Landowners within the High Plains Water District service area who utilize groundwater produced from the Ogallala Formation in the business of irrigated farming may claim a cost-in-water income tax depletion allowance on their federal income tax return. This allowance is permitted under strict guidelines of the Internal Revenue Service.
In 1962, the High Plains Underground Water Conservation District No. 1 initiated a lawsuit against the U.S. Treasury/Internal Revenue Service for a tax credit for the depletion of groundwater used in irrigated farming.
The lawsuit was filed by Marvin and Mildred Shurbet, who owned land in Floyd County, Texas. The High Plains Water District developed and organized data for the trial, paid for the expert witnesses and legal fees, as well as other costs associated with the trial.
Landowners within the High Plains Water District service area who utilize groundwater produced from the Ogallala Formation in the business of irrigation farming may claim a cost-in-water income tax depletion allowance on their federal income tax return. This allowance is permitted under strict guidelines of the Internal Revenue Service.
The allowance requires that the taxpayer must have paid more for a tract of land because it had groundwater in storage beneath it as compared to a similar tract of land in the same area with little or no groundwater in storage.
The allowance is based on annual depreciation of the initial extra cost of groundwater that was part of the total purchase price of a tract of land. The total value of improvements to the property must be subtracted from the total cost of the land and the IRS approved county average value of dryland property for the year of property acquisition must also be subtracted from the total purchase price of the property to derive the groundwater cost. The derived groundwater cost is the value subject to depreciation and a principal element of the depletion allowance determination.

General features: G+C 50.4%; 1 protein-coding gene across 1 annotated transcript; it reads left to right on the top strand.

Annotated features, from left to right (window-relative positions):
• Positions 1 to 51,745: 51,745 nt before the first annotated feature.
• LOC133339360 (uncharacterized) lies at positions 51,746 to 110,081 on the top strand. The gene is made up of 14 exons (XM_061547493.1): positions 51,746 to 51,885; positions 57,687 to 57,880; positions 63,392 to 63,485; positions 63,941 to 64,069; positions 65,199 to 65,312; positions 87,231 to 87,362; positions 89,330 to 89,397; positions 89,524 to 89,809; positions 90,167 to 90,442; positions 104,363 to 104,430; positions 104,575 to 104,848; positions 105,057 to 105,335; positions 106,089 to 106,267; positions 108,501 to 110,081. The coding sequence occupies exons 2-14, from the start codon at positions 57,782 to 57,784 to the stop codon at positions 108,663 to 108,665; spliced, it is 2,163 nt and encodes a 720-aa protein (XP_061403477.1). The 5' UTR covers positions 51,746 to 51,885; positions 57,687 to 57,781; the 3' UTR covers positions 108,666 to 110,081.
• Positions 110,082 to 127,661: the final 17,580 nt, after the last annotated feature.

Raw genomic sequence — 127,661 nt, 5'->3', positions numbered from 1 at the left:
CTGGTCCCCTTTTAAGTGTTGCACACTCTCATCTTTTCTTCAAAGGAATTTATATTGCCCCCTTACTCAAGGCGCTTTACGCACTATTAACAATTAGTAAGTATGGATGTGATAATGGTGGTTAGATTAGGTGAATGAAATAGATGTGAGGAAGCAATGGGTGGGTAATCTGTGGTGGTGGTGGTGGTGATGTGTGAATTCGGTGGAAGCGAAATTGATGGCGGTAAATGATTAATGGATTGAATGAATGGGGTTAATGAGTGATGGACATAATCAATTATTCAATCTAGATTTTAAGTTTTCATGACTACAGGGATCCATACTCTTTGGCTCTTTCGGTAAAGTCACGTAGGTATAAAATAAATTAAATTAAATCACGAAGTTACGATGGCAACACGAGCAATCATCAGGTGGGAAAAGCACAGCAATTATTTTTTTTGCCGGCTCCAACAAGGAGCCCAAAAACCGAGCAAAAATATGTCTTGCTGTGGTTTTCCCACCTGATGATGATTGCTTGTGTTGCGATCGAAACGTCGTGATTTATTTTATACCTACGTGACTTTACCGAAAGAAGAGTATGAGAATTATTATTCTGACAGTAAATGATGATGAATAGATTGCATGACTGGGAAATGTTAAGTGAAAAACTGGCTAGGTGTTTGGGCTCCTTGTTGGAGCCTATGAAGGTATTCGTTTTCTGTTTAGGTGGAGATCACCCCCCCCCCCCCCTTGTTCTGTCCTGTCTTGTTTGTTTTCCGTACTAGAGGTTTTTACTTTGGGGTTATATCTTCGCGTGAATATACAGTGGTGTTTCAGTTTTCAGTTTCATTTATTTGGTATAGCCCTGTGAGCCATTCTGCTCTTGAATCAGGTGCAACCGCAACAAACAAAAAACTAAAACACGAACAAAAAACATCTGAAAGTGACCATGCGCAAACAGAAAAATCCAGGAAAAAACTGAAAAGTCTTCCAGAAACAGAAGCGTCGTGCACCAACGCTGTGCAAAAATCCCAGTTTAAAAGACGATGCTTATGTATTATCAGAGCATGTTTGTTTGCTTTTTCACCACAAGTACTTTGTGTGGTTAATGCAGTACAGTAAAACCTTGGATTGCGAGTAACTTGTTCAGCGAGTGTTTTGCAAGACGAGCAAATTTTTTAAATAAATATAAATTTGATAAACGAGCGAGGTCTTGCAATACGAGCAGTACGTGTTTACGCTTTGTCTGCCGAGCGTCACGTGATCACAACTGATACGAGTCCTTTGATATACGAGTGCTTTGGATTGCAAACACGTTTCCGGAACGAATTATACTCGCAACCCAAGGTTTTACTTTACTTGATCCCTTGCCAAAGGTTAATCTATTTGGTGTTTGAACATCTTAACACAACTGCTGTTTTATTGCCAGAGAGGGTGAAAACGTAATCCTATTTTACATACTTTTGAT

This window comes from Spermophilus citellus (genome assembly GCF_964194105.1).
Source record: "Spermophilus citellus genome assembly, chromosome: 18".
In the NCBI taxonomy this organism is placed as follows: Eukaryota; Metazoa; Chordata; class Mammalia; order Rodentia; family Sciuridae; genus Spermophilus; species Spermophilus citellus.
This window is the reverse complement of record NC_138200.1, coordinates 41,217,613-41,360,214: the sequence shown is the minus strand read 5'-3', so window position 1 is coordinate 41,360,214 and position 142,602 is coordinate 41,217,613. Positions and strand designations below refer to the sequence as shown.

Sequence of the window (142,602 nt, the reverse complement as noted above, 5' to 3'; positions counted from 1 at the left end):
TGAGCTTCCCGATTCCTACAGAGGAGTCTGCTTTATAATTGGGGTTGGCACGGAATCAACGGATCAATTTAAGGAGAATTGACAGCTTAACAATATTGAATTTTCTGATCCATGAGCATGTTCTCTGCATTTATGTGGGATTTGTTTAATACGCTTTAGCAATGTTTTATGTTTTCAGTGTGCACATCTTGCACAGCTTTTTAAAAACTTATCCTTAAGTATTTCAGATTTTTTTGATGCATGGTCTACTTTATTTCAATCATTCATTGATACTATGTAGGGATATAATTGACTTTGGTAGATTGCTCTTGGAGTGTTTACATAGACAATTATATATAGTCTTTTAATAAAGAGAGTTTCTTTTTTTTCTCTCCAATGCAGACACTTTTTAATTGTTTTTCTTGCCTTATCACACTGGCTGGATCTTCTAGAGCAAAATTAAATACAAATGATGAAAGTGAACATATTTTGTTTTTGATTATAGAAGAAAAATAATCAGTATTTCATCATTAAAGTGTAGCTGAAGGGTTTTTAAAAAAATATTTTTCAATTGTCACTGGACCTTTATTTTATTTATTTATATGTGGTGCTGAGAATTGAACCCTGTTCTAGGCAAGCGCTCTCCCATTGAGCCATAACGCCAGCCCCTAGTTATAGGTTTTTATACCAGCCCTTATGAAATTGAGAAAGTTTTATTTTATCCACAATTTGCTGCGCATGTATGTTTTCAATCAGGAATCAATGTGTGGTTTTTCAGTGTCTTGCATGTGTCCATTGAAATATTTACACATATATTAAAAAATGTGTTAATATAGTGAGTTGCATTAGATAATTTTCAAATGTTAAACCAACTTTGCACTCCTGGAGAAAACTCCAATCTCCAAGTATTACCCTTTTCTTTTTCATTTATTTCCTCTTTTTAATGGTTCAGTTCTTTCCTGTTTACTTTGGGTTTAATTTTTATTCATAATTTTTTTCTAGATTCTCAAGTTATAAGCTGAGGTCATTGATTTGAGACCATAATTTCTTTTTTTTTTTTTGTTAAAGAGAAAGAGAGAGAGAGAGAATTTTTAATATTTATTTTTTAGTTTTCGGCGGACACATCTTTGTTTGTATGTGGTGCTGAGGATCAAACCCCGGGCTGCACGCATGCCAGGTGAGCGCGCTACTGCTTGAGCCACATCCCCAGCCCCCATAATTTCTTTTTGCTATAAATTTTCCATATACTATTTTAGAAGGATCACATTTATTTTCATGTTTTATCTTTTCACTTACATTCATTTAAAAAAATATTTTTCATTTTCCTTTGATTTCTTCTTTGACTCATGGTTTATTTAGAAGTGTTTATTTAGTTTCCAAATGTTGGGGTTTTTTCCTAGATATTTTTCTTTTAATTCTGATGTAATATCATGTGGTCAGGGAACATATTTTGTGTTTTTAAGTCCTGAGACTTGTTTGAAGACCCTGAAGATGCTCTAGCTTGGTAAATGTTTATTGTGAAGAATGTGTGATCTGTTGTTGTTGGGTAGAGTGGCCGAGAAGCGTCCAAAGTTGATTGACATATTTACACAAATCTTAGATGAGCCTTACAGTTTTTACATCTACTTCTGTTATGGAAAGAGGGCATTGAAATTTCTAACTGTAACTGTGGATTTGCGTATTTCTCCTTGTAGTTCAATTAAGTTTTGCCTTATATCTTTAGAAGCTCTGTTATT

The allowable annual depreciation is directly related to the Internal Revenue Service approved annual decline in water levels for individual tracts of land. These decline values are derived from measured changes in water levels in a select network of observation wells located within the Water District's 16-county service area.
The Water District contracts with a professional land appraiser who documents land sales in portions of the district each year. An average per-acre sales value for dryland and irrigated land is determined. Internal Revenue Service engineers meet with District officials each year and "cost-in-water" guidelines are developed for each county. These annual guidelines are valid for use only for those land acquisitions that occur during a sales study year.
The Water District charges a $50 fee for the basic information to establish a claim, including saturated thickness and annual decline for up to three prior years and cost-in-water sales data for the year of land acquisition. Each year following the initial set-up, the Water District charges a $10 fee for decline data, if a decline occurs. If there is no decline, no fee is charged.
In addition to the money saved, we believe this program provides landowners with an annual water "bank statement" which reminds them that their groundwater reserves are being depleted. As a result, many landowners have implemented better water conservation practices on their farms.
For more information, contact Keith Whitworth at email@example.com
If this is your initial request, download the cost-in-water income tax depletion allowance form here.
If you have previously requested this service, download the reorder request form here.
PLEASE SEEK THE ADVICE OF YOUR TAX ADVISOR FOR DETAILS FOR FILING CLAIMS.